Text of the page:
How to Build an Avoidance Robot That Includes Infrared Control

Introduction: How to Build an Avoidance Robot That Includes Infrared Control

This is a project that was assigned to me for a school project in robotics class. It is, obviously, not an original idea but will be a great exercise to anyone that is a maker or is looking to get and introduction to how robotics and coding work. Please note that all parts were provided to me for the project so you will have to source these yourself.

The tool list is quite small and not extensive.

Tool List:

A small screwdriver

Hot glue gun or super glue

Access to a 3D printer

Soldering Iron (Optional)

Drill & Bits (Optional)

Parts List:

3d printed body or body that can be used as a base for the robot.

2 Small motors capable of running on 9V power

2 wheels that are able to attach to motors preferably as a kit.

Switch of some kind to use as a main power cutoff

Arduino Nano or equivalent

L9110 or L298n motor controller

HC- Sr01 Ultrasonic sensor

9V battery tray

KY-022 or equivalent infrared sensor and remote

2 single color (non RGB) LED of your choice Large pack of jumper wires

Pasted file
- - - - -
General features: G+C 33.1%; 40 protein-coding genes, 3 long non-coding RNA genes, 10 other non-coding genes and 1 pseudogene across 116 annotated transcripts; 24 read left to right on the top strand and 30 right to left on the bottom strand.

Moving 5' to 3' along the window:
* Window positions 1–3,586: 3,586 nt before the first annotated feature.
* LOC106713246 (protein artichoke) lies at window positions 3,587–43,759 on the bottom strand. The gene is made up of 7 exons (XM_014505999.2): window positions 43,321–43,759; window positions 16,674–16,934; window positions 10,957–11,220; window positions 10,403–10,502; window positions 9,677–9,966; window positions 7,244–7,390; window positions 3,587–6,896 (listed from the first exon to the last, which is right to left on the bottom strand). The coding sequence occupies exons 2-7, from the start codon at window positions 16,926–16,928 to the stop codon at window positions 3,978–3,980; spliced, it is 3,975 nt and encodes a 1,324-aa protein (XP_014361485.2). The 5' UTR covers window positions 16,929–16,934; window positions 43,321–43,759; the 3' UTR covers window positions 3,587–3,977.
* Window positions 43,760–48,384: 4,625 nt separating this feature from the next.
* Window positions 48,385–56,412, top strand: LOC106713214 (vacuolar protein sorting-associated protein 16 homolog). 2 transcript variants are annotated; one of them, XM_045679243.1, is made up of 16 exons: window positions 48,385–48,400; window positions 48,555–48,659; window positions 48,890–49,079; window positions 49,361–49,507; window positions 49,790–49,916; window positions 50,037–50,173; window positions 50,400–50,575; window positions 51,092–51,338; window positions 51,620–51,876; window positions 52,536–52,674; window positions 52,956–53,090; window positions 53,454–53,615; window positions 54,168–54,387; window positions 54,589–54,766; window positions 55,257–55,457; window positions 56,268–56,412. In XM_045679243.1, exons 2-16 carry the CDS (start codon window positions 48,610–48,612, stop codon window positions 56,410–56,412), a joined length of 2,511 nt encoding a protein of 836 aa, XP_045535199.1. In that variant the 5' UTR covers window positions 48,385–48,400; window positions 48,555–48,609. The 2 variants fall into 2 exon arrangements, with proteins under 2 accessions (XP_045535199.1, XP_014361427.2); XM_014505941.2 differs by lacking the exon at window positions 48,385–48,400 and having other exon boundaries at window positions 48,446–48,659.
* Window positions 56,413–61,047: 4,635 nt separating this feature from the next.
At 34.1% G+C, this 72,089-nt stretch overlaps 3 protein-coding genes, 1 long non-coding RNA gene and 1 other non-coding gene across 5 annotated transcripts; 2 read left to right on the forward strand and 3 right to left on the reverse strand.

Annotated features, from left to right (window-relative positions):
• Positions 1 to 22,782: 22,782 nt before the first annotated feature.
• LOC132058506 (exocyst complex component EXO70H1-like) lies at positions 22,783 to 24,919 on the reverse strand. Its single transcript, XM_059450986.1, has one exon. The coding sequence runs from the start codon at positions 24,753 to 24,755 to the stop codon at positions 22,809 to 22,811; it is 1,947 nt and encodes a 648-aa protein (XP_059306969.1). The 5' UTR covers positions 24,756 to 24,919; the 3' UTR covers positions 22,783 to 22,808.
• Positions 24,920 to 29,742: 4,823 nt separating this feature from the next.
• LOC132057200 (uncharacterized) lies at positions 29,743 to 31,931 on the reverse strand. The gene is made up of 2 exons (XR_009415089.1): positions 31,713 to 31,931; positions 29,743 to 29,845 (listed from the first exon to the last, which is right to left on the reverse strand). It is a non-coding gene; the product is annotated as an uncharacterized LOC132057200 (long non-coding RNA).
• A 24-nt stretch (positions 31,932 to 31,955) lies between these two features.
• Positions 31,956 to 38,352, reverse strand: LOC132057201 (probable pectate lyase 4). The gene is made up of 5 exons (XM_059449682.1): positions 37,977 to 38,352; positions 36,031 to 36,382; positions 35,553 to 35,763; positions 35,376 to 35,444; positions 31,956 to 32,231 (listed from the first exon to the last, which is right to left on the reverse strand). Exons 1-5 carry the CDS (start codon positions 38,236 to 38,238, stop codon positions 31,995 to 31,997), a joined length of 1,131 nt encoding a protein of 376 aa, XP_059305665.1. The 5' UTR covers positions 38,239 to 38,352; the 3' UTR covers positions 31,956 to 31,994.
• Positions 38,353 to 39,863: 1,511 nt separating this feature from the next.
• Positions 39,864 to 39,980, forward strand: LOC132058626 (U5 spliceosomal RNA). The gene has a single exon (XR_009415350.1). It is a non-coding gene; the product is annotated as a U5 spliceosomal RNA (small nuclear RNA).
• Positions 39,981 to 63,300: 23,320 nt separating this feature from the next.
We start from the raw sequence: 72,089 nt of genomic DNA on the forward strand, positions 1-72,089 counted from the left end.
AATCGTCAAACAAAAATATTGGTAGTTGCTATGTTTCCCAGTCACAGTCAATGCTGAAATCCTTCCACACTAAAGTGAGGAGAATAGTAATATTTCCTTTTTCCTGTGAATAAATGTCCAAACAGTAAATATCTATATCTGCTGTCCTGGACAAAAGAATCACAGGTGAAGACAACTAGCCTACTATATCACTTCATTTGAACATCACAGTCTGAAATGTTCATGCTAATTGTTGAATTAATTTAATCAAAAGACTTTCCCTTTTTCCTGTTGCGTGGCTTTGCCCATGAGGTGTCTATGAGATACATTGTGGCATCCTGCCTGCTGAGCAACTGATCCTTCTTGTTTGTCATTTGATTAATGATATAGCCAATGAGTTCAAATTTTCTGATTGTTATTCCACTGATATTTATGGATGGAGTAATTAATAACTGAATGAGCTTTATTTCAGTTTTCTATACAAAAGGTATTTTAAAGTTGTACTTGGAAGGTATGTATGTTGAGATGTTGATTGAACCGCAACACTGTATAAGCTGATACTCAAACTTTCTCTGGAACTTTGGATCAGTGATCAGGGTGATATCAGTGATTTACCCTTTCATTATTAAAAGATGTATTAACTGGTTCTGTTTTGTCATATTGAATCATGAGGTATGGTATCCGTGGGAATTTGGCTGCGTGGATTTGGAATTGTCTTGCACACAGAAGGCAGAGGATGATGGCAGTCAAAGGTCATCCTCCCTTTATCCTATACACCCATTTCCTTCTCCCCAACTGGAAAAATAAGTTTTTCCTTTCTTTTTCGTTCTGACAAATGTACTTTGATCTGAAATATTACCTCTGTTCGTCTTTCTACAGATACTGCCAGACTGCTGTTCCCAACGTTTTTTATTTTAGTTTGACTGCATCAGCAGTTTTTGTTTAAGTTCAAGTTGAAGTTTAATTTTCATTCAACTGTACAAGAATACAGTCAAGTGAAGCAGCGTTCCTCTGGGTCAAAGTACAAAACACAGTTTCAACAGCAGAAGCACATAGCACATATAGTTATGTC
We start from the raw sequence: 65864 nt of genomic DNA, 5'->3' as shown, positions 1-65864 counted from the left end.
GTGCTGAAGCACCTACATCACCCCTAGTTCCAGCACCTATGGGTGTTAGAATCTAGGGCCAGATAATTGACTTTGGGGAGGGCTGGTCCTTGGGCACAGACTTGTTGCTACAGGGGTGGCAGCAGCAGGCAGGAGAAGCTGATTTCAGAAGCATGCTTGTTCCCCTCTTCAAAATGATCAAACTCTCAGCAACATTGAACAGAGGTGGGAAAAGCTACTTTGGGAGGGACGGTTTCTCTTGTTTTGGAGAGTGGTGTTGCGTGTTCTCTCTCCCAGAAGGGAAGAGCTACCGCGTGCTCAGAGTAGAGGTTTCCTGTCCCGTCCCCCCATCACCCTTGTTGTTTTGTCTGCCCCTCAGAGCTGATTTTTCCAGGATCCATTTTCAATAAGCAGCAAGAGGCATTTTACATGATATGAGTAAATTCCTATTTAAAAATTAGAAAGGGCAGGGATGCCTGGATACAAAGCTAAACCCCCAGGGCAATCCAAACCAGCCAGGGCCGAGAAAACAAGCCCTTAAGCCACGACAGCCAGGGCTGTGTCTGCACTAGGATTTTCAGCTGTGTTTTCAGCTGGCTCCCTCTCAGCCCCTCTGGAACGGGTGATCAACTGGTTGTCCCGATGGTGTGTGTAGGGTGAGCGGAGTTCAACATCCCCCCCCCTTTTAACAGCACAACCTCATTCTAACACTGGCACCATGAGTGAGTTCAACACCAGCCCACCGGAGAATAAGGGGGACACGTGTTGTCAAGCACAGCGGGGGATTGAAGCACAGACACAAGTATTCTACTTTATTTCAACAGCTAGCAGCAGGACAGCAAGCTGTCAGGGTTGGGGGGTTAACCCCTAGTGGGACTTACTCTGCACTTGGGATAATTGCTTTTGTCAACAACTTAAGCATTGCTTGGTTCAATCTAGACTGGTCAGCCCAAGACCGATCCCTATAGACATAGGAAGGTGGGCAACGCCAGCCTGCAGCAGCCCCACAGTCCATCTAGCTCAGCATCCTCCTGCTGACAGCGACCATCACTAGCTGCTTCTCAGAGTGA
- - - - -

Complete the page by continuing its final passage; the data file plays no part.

Step 1: Inventory

It is a good idea to start by taking an inventory of all your parts and tools. Make sure that you have everything that you would need to complete the project from the beginning to end as it is no fun to get to a part and have to stop and wait on something to complete the next step.

Step 2: Grab All of Your Code and Diagrams

You're going to want to know how to put this ting together without going at it blindly right? Head over to This Github to get your motor tests, drivers, and code for your robot. The files for the 3D print are there as well.

Step 3: Start of Assembly

So you have all your tools and parts ready to go it's now time to start assembly. You need to start here as it is pretty hard to test code without components to test them on.

Your first order of business will be the wiring but it will be somewhat helpful to place a couple of components in their places to make assembly easier.

If using the stock body I would recommend hot gluing the Ultrasonic sensor in place at this point. It will make it easier to place without wires and you will be able to easily reach the pins still.

Also attaching the motors to the bottom gives them a place to be and will keep them in place when you begin to do motor tests.

A small tip would be to find a box or some sort of platform that fits between the wheels to raise them off the bench (similar to a automotive lift) so that when you start doing motor tests the motors won't run away from you.